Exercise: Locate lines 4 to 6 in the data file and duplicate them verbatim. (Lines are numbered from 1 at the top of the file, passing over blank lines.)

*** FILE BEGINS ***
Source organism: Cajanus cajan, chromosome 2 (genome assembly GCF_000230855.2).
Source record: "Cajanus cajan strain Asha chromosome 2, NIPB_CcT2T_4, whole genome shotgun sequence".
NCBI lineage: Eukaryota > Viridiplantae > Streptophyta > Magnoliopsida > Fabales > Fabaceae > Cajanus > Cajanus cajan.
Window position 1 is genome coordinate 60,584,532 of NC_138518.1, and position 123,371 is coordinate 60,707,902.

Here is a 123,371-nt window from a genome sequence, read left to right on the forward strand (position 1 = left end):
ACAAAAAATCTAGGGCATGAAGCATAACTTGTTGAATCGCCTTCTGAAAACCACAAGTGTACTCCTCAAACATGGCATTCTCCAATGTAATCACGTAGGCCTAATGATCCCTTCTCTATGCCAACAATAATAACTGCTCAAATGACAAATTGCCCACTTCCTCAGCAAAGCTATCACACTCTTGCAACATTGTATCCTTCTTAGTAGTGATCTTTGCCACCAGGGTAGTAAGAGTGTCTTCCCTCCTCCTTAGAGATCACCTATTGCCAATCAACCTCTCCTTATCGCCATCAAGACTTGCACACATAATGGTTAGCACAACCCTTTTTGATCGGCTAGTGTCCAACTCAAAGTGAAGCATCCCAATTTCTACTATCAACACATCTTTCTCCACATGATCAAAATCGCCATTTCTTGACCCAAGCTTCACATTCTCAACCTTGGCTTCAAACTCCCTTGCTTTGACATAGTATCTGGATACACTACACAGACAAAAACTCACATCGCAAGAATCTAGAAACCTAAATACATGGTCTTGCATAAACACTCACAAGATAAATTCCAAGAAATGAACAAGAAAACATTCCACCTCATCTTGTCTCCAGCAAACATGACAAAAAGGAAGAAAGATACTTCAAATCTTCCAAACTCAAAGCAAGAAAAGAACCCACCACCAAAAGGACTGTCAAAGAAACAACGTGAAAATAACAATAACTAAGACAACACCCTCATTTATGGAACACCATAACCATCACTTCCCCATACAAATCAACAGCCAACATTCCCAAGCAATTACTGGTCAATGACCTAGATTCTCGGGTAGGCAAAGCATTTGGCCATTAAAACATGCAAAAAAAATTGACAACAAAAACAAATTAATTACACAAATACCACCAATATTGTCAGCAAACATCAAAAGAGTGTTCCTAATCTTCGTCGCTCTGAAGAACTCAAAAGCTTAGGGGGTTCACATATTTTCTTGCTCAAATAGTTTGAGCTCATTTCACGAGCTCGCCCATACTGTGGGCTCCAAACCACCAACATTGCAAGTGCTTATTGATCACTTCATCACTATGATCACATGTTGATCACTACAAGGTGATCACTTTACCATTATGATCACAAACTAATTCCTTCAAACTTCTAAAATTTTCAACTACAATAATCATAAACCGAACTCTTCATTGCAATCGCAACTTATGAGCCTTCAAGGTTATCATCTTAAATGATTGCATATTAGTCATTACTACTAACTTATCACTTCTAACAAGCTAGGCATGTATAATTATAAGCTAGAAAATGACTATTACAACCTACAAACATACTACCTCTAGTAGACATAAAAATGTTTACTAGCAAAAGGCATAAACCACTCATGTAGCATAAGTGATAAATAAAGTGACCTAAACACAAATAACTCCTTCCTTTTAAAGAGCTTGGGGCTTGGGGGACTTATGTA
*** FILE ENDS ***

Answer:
Window position 1 is genome coordinate 60,584,532 of NC_138518.1, and position 123,371 is coordinate 60,707,902.

Here is a 123,371-nt window from a genome sequence, read left to right on the forward strand (position 1 = left end):
ACAAAAAATCTAGGGCATGAAGCATAACTTGTTGAATCGCCTTCTGAAAACCACAAGTGTACTCCTCAAACATGGCATTCTCCAATGTAATCACGTAGGCCTAATGATCCCTTCTCTATGCCAACAATAATAACTGCTCAAATGACAAATTGCCCACTTCCTCAGCAAAGCTATCACACTCTTGCAACATTGTATCCTTCTTAGTAGTGATCTTTGCCACCAGGGTAGTAAGAGTGTCTTCCCTCCTCCTTAGAGATCACCTATTGCCAATCAACCTCTCCTTATCGCCATCAAGACTTGCACACATAATGGTTAGCACAACCCTTTTTGATCGGCTAGTGTCCAACTCAAAGTGAAGCATCCCAATTTCTACTATCAACACATCTTTCTCCACATGATCAAAATCGCCATTTCTTGACCCAAGCTTCACATTCTCAACCTTGGCTTCAAACTCCCTTGCTTTGACATAGTATCTGGATACACTACACAGACAAAAACTCACATCGCAAGAATCTAGAAACCTAAATACATGGTCTTGCATAAACACTCACAAGATAAATTCCAAGAAATGAACAAGAAAACATTCCACCTCATCTTGTCTCCAGCAAACATGACAAAAAGGAAGAAAGATACTTCAAATCTTCCAAACTCAAAGCAAGAAAAGAACCCACCACCAAAAGGACTGTCAAAGAAACAACGTGAAAATAACAATAACTAAGACAACACCCTCATTTATGGAACACCATAACCATCACTTCCCCATACAAATCAACAGCCAACATTCCCAAGCAATTACTGGTCAATGACCTAGATTCTCGGGTAGGCAAAGCATTTGGCCATTAAAACATGCAAAAAAAATTGACAACAAAAACAAATTAATTACACAAATACCACCAATATTGTCAGCAAACATCAAAAGAGTGTTCCTAATCTTCGTCGCTCTGAAGAACTCAAAAGCTTAGGGGGTTCACATATTTTCTTGCTCAAATAGTTTGAGCTCATTTCACGAGCTCGCCCATACTGTGGGCTCCAAACCACCAACATTGCAAGTGCTTATTGATCACTTCATCACTATGATCACATGTTGATCACTACAAGGTGATCACTTTACCATTATGATCACAAACTAATTCCTTCAAACTTCTAAAATTTTCAACTACAATAATCATAAACCGAACTCTTCATTGCAATCGCAACTTATGAGCCTTCAAGGTTATCATCTTAAATGATTGCATATTAGTCATTACTACTAACTTATCACTTCTAACAAGCTAGGCATGTATAATTATAAGCTAGAAAATGACTATTACAACCTACAAACATACTACCTCTAGTAGACATAAAAATGTTTACTAGCAAAAGGCATAAACCACTCATGTAGCATAAGTGATAAATAAAGTGACCTAAACACAAATAACTCCTTCCTTTTAAAGAGCTTGGGGCTTGGGGGACTTATGTA